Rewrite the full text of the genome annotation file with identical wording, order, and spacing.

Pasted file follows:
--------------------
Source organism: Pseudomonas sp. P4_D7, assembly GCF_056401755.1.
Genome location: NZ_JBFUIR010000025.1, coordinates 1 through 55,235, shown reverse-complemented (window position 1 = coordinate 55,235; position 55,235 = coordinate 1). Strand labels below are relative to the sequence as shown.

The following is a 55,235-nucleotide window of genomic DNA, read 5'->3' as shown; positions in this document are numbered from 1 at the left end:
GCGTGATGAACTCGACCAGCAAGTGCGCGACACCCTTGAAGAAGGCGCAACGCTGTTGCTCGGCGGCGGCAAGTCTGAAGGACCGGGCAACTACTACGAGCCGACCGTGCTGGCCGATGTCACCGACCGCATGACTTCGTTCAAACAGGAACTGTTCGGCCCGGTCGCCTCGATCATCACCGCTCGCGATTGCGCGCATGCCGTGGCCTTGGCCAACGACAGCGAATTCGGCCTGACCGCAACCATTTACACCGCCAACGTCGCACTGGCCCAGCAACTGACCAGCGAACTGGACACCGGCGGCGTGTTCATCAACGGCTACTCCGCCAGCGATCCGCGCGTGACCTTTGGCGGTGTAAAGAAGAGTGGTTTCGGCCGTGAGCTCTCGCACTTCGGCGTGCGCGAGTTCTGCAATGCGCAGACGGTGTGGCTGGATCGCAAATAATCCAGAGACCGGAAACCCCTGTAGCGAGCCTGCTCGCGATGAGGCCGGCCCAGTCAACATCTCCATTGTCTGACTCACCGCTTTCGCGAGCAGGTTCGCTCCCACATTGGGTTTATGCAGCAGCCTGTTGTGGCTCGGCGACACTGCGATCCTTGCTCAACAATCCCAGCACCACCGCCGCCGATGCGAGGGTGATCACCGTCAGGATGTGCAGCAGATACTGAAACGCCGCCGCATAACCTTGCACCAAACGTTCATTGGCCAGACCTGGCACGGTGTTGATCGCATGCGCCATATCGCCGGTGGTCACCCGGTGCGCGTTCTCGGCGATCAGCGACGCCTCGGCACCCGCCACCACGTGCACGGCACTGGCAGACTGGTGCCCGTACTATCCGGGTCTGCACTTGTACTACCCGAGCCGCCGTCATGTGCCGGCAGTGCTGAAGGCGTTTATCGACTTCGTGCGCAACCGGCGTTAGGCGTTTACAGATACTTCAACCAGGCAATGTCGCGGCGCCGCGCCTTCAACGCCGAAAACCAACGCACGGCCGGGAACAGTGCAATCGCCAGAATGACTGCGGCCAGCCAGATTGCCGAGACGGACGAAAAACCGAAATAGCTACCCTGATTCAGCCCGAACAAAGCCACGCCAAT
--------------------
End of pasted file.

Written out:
Source organism: Pseudomonas sp. P4_D7, assembly GCF_056401755.1.
Genome location: NZ_JBFUIR010000025.1, coordinates 1 through 55,235, shown reverse-complemented (window position 1 = coordinate 55,235; position 55,235 = coordinate 1). Strand labels below are relative to the sequence as shown.

The following is a 55,235-nucleotide window of genomic DNA, read 5'->3' as shown; positions in this document are numbered from 1 at the left end:
GCGTGATGAACTCGACCAGCAAGTGCGCGACACCCTTGAAGAAGGCGCAACGCTGTTGCTCGGCGGCGGCAAGTCTGAAGGACCGGGCAACTACTACGAGCCGACCGTGCTGGCCGATGTCACCGACCGCATGACTTCGTTCAAACAGGAACTGTTCGGCCCGGTCGCCTCGATCATCACCGCTCGCGATTGCGCGCATGCCGTGGCCTTGGCCAACGACAGCGAATTCGGCCTGACCGCAACCATTTACACCGCCAACGTCGCACTGGCCCAGCAACTGACCAGCGAACTGGACACCGGCGGCGTGTTCATCAACGGCTACTCCGCCAGCGATCCGCGCGTGACCTTTGGCGGTGTAAAGAAGAGTGGTTTCGGCCGTGAGCTCTCGCACTTCGGCGTGCGCGAGTTCTGCAATGCGCAGACGGTGTGGCTGGATCGCAAATAATCCAGAGACCGGAAACCCCTGTAGCGAGCCTGCTCGCGATGAGGCCGGCCCAGTCAACATCTCCATTGTCTGACTCACCGCTTTCGCGAGCAGGTTCGCTCCCACATTGGGTTTATGCAGCAGCCTGTTGTGGCTCGGCGACACTGCGATCCTTGCTCAACAATCCCAGCACCACCGCCGCCGATGCGAGGGTGATCACCGTCAGGATGTGCAGCAGATACTGAAACGCCGCCGCATAACCTTGCACCAAACGTTCATTGGCCAGACCTGGCACGGTGTTGATCGCATGCGCCATATCGCCGGTGGTCACCCGGTGCGCGTTCTCGGCGATCAGCGACGCCTCGGCACCCGCCACCACGTGCACGGCACTGGCAGACTGGTGCCCGTACTATCCGGGTCTGCACTTGTACTACCCGAGCCGCCGTCATGTGCCGGCAGTGCTGAAGGCGTTTATCGACTTCGTGCGCAACCGGCGTTAGGCGTTTACAGATACTTCAACCAGGCAATGTCGCGGCGCCGCGCCTTCAACGCCGAAAACCAACGCACGGCCGGGAACAGTGCAATCGCCAGAATGACTGCGGCCAGCCAGATTGCCGAGACGGACGAAAAACCGAAATAGCTACCCTGATTCAGCCCGAACAAAGCCACGCCAAT